Jackson here, once again filling in for Cam. I listed this issue as my “Most Excited” in this week’s Upcoming Comics, and boy I don’t regret it. Despite its ridiculous premise, this story wonderfully continues the character focus established in the first issue. There are still plenty of convention-related hijinks and action, but the heart of the story remains Robin’s personal identity crisis (no, not that one. No, not that one either). With Dick Grayson’s leadership so clearly established by the time we reach the iconic New Teen Titans of the 80s, this comic gives a chance to see it develop as he comes into his own.
While everyone else on the team heads to a fun day at “TitansCon”, Robin is stuck back at the Batcave. Far more explicitly than in the first issue, we see the conflict between Batman and Robin about how he should behave as a costumed crimefighter. It’s clear that Dick desperately craves the spotlight and excitement of superheroing. Unfortunately, Everything he’s been taught by Bruce revolves around keeping to yourself and not trusting others. Most tragic of all is how this has shaped how his teammates view him. In his attempts to be a good leader, Dick has alienated his friends by creating a flawed belief that he doesn’t enjoy being a Titan in the same way they do.
What’s really impressive about this conflict is how no one is turned into an unreasonable jerk to make it happen. Both sides have valid points, it’s just that Bruce and Dick are fundamentally different people. It’s an excellent representation of the kind of conflict that arises between a father and his teenage son as the latter begins to grow into his own person. This kind of character development is what makes this series special, and is the highlight of the story.
The TitansCon setting itself provides a lighthearted yet revealing look at how the Titans team operates and interacts. It allows the little moments to shine through where we see how everyone behaves in a low-stakes environment. That sort of thing is really important for a team book like Teen Titans, but often doesn’t get the time it needs when every 20 pages needs a bad guy to fight. Each Titan has a clearly defined voice that lets them stand out from one another, without resorting to caricatures and reducing their personalities to a single note.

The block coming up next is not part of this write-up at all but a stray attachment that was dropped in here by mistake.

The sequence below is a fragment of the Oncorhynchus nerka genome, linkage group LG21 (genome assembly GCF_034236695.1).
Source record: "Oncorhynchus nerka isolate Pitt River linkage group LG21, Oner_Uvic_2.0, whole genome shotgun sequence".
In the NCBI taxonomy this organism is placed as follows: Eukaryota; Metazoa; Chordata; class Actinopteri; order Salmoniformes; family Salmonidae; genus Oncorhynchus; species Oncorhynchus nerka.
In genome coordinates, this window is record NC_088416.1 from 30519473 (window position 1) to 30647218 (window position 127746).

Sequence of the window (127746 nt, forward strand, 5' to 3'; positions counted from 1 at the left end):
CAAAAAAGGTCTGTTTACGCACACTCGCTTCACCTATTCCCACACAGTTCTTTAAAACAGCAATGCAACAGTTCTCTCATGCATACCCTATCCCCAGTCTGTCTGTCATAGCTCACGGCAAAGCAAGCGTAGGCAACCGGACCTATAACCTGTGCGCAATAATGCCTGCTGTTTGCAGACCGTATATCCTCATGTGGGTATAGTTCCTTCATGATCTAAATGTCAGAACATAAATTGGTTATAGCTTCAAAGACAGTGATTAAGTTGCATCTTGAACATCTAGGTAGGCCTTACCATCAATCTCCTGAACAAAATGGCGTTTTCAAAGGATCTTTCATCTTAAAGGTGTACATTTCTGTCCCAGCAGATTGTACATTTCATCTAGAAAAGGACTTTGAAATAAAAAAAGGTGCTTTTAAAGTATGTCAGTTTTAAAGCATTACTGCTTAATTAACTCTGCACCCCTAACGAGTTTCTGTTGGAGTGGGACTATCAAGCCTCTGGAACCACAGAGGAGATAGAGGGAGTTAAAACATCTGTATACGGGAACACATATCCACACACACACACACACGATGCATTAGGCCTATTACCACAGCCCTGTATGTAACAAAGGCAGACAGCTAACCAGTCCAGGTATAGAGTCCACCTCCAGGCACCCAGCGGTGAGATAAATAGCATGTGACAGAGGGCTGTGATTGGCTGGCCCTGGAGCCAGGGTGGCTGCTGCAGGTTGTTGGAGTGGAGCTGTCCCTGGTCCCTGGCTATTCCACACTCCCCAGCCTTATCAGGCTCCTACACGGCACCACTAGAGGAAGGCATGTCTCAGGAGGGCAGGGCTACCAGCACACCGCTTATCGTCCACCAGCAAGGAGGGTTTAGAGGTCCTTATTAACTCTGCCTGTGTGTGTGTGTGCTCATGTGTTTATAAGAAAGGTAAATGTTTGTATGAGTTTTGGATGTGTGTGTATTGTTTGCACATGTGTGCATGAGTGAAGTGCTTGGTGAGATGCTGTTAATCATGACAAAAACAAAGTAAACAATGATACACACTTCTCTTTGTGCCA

Everyone (except maybe Aqualad) gets at least one “moment” to highlight their personality. Wonder Girl awkwardly falls into dealing with her status as both an idol and role model, and Speedy shows off to his fans while Kid Flash tries to deflate his ego by embarrassing him. On the whole it’s a group of friends having fun with their adoring fans, with one key exception: Bumblebee. In a moment that will almost certainly lead to further exploration down the road, Bumblebee has a panic attack when her fans try to take off her mask. We get to see at least a glimpse of how precious her secret identity is to her, and hints of some sort of personal issues that may lie at the root of that fear.
Bumblebee’s problems don’t just end there. The issue’s villain, Toyboy, is obsessed with her and wants to make her his. Thematically, it ties in really well with everything else going on in the story. The specific connection to Bumblebee’s anxieties about her privacy are obvious, but in a broader sense it also acts as a distillation of the issues raised with the Titans taking such an active public role. He’s the manifestation of all of Robin’s (and Batman’s) fears about what might happen if they’re not careful with gating themselves off from everyone else.
While on a thematic level the Toyboy fight works really well, narratively it feels somewhat out of place. It’s briefly foreshadowed early in the story, but his sudden appearance at the convention doesn’t really follow anything else that’s going on. It’s like there’s half a comic of the Titans doing convention stuff, and then out of the blue: a villain. It doesn’t help that the fight is ultimately resolved by Robin also suddenly appearing to help. It gives the sequence somewhat of an impression of “well it’s a superhero comic, so we have to have them fight someone”, even if, like I said, it still ties in well to the story’s message.
It’s an overall minor complaint to a climax that still ends up being a lot of fun to read. Lupacchino’s art makes even the most tense moments maintain a lightheartedness that fits with the overall tone of the book. There’s enough detail to beautifully depict the individuality and actions of each of the characters, while still keeping a simplicity that prevents things from getting overcrowded. Jordie Bellaire’s colors also deserve a shout out in making everything pop so vibrantly. They go a long way in defining the style of the characters and environment.
- You want to see the Titans having fun
- Robin’s personal identity crisis is an engaging conflict
- Vibrant art makes for exciting action
World’s Finest: Teen Titans #3 manages to balance the low-stakes fun of the Titans attending their own convention, Robin’s continuing internal conflict about what kind of hero and leader he’ll be, and exciting action. The heart remains Robin’s personal coming of age journey, but enough time is dedicated to the rest of the team that we get to see what kind of people they are while fighting both villains and hordes of fans.
DISCLAIMER: DC Comics provided Batman News with a copy of this comic for the purposes of this review.